He also said:

A responsible government, not the poorly disguised one we suffer with in Venezuela, would be calling farmers and agricultural companies to find a way to produce the food its people need, it would be providing decisive support towards rescuing the hundreds of thousands of hectares of productive land that were snatched from their owners, it would be fairly distributing the dollars that come in through oil sales which, despite the fall in international prices, are infinitely superior to the ones received by other countries which do know how to invest their resources for the good of their people.

Capriles also criticized the government assertion that the looting that has sporadically breaking out in supermarkets across recent weeks is part of a campaign to destabilize the Bolivarian revolution:

The tension on the streets in any city or in the smallest and most remote little town in the country is not organized, and it does not have a political agenda behind it. It’s the anxiety felt by Venezuelans who know that they can spend hours in line and yet return home empty handed, who know that it has been months since they’ve brought home meat; it’s the desperation of mothers who have been going from one store to another for months looking for a bag of powdered milk for their children.

Finally, Capriles concludes by saying that the problems facing Venezuela “unite all Venezuelans, and the solution must be for all Venezuelans”, and calls on those who want to see change to take to the polls on December 6.

Maduro: U.S. Embassy Behind Conspiracy Against Venezuela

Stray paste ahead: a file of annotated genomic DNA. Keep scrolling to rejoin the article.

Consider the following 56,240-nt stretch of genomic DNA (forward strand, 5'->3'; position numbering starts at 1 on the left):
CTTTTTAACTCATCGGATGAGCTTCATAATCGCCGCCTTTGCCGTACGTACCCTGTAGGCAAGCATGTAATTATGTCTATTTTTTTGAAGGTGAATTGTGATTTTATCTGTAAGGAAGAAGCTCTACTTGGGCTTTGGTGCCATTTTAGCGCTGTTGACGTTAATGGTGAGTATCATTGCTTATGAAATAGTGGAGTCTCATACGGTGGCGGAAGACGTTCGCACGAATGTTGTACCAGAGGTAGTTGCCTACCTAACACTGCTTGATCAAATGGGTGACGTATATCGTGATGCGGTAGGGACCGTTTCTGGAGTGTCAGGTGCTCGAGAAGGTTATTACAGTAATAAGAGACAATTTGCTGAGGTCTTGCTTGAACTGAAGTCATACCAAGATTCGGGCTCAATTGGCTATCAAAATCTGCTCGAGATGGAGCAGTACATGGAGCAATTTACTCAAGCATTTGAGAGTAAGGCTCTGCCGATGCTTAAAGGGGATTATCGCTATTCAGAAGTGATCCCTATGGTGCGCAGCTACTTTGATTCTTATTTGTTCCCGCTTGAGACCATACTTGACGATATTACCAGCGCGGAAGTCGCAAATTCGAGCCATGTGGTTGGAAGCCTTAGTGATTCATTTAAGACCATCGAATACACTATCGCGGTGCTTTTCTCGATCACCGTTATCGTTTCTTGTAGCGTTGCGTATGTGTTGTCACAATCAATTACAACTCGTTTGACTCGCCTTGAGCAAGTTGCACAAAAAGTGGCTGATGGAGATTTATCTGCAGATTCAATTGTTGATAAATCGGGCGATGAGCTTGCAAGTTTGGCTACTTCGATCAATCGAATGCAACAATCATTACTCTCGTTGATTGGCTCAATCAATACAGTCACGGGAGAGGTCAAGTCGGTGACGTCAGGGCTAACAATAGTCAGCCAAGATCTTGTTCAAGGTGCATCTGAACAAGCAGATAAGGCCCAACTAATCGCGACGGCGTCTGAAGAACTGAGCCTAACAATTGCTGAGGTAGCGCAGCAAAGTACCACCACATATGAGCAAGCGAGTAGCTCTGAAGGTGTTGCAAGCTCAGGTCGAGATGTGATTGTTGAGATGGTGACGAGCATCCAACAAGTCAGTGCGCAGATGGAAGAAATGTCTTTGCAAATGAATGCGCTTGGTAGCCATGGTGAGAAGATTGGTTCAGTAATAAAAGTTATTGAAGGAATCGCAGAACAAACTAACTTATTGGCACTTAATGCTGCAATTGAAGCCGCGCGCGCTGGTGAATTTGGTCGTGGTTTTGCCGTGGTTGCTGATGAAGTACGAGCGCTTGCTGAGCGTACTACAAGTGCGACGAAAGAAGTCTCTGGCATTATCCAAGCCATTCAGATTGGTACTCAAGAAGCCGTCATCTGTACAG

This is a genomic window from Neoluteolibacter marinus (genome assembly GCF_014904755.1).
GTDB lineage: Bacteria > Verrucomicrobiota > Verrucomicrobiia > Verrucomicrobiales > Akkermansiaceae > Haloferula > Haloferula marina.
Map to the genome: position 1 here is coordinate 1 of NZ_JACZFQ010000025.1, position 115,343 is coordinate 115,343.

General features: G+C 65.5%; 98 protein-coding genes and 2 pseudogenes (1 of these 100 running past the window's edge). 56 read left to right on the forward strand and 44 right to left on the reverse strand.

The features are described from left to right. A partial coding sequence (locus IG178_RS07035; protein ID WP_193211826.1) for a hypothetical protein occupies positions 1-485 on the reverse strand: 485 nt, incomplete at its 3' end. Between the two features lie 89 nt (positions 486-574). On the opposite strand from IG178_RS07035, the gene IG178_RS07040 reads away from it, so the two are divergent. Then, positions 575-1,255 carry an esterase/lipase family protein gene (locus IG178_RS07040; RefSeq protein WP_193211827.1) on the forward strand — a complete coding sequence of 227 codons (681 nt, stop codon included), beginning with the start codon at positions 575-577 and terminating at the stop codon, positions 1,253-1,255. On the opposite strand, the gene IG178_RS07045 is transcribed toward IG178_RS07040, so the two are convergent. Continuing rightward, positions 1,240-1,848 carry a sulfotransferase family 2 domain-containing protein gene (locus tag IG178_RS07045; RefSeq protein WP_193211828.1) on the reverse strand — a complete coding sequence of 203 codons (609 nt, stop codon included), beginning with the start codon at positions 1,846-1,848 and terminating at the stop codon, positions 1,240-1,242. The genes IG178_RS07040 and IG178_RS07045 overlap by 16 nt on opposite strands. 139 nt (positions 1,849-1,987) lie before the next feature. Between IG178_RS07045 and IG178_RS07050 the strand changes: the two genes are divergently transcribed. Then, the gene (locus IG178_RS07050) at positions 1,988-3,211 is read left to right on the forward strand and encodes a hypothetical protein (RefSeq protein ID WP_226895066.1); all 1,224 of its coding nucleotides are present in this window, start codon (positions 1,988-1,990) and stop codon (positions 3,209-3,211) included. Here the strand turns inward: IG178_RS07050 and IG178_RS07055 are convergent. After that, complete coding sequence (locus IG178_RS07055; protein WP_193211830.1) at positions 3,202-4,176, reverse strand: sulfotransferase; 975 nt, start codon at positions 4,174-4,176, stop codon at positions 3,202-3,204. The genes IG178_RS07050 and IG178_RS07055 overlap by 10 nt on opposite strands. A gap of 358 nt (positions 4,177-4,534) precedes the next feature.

During a televised speech broadcast this evening, Maduro claimed to have evidence that right-wing organizations, with help from the U.S. embassy in Caracas, are behind a global conspiracy to topple the Venezuelan government. Maduro said that the conspiracy is called “Plan Buitre”, and that he will reveal the evidence in the coming days.

Maduro also suggested that the Organization of American States was a co-conspirator, saying:

How many lives has it ended? In the Dominican Republic, Granada, Nicaragua, Panama, Chile… thousands! With the Plan Condor — how many has it saved? None!

Maduro said that the evidence he will eventually reveal will prove that the United States government has “placed key agents in the U.S. embassy in Venezuela” to sabotage the Venezuelan economy and instigate violence.

CNE Turns Blind Eye to Constitution

El Universal has published today pointing out that the Consejo Nacional Electoral (CNE) appears to be turning a blind eye to the fact that several National Assembly candidates are running in districts in which they do not reside. This appears to constitute a violation of Article 188(3) of the Bolivarian Constitution of Venezuela, which states:

Article 188. The conditions for being elected as a deputy for the National Assembly are:

1. Being Venezuelan by birth or naturalization, with a least 15 years of residence in Venezuelan territory.
2. Being over 21 years of age.
3. Having resided for at least four consecutive years in the corresponding entity prior to the election date.

According to El Universal, the following National Assembly candidates are running despite being in clear violation of the Article 188(3) of the Constitution:

  1. Cilia Flores (PSUV): Lives in the Sucre municipality of Caracas, but is running in a district in Cojedes state.
  2. Hector Rodrigez Castro (PSUV): Lives in Caracas, but is running in a district in Bolivar state.
  3. Dario Vivas (PSUV): Lives in Libertador municipality in Caracas, but is running in a district in Vargas state.
  4. Carlos Vecchio (MUD): Currently living outside the country, as there is a warrant out for his arrest; running in a district in Monagas state, but resided in Baruta.

The same article points out that this phenomenon was first seen in the 2005 parliamentary elections, when the CNE acted in similar fashion to candidates running in apparent contravention to Article 188(3).

Last week, La Patilla published its own list of candidates running in districts other than the ones in which they reside. The list includes Carmen Melendez (PSUV), Pedro Carreño (PSUV), Ruben Limardo Gascon (PSUV), and Victor Clark (PSUV).


Questions/Comments? E-mail me: invenezuelablog@gmail.com